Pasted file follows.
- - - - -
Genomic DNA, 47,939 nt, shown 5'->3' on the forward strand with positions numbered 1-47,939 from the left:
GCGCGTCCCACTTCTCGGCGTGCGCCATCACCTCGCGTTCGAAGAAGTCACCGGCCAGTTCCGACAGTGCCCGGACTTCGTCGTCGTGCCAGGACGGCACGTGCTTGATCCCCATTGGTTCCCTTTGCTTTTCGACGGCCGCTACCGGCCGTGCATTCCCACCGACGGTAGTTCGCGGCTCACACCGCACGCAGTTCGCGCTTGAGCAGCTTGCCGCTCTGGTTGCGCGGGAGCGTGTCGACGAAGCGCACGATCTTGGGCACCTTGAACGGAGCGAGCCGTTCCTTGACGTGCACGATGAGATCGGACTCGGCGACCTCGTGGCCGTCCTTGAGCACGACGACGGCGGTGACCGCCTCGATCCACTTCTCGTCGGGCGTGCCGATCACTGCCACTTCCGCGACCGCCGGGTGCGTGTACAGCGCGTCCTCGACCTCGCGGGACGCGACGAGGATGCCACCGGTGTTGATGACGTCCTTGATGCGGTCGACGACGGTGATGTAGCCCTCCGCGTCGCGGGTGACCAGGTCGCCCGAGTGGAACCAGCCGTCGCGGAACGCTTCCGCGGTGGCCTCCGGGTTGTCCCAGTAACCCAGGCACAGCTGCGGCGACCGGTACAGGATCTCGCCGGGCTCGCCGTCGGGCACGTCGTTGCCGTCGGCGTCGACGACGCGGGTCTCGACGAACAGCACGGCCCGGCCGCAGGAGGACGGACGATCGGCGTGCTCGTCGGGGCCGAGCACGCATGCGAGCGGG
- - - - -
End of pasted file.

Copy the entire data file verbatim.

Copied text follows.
Genomic DNA, 47,939 nt, shown 5'->3' on the forward strand with positions numbered 1-47,939 from the left:
GCGCGTCCCACTTCTCGGCGTGCGCCATCACCTCGCGTTCGAAGAAGTCACCGGCCAGTTCCGACAGTGCCCGGACTTCGTCGTCGTGCCAGGACGGCACGTGCTTGATCCCCATTGGTTCCCTTTGCTTTTCGACGGCCGCTACCGGCCGTGCATTCCCACCGACGGTAGTTCGCGGCTCACACCGCACGCAGTTCGCGCTTGAGCAGCTTGCCGCTCTGGTTGCGCGGGAGCGTGTCGACGAAGCGCACGATCTTGGGCACCTTGAACGGAGCGAGCCGTTCCTTGACGTGCACGATGAGATCGGACTCGGCGACCTCGTGGCCGTCCTTGAGCACGACGACGGCGGTGACCGCCTCGATCCACTTCTCGTCGGGCGTGCCGATCACTGCCACTTCCGCGACCGCCGGGTGCGTGTACAGCGCGTCCTCGACCTCGCGGGACGCGACGAGGATGCCACCGGTGTTGATGACGTCCTTGATGCGGTCGACGACGGTGATGTAGCCCTCCGCGTCGCGGGTGACCAGGTCGCCCGAGTGGAACCAGCCGTCGCGGAACGCTTCCGCGGTGGCCTCCGGGTTGTCCCAGTAACCCAGGCACAGCTGCGGCGACCGGTACAGGATCTCGCCGGGCTCGCCGTCGGGCACGTCGTTGCCGTCGGCGTCGACGACGCGGGTCTCGACGAACAGCACGGCCCGGCCGCAGGAGGACGGACGATCGGCGTGCTCGTCGGGGCCGAGCACGCATGCGAGCGGG